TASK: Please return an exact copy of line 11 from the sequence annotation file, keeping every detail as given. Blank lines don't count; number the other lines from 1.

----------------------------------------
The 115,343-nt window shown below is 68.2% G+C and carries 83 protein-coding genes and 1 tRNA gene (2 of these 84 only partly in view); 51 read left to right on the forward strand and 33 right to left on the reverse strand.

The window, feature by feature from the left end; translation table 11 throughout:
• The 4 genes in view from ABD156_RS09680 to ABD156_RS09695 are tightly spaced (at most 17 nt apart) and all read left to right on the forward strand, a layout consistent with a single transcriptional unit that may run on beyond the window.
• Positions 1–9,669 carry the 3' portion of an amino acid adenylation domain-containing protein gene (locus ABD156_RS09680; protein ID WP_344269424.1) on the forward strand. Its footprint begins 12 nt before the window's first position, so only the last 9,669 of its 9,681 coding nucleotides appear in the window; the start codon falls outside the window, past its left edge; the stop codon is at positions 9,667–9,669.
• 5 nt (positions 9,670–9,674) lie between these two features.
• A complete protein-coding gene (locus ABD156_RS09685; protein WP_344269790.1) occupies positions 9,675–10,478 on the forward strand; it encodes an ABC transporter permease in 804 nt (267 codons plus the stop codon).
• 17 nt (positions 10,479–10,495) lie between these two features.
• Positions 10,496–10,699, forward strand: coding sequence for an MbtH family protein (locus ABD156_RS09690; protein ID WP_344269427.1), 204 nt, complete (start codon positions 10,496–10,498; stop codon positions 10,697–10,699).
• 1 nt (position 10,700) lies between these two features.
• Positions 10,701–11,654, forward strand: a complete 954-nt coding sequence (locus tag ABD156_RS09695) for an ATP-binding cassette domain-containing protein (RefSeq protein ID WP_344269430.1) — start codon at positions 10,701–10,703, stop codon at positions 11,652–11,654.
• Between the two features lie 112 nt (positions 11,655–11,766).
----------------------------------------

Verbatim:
• Between the two features lie 112 nt (positions 11,655–11,766).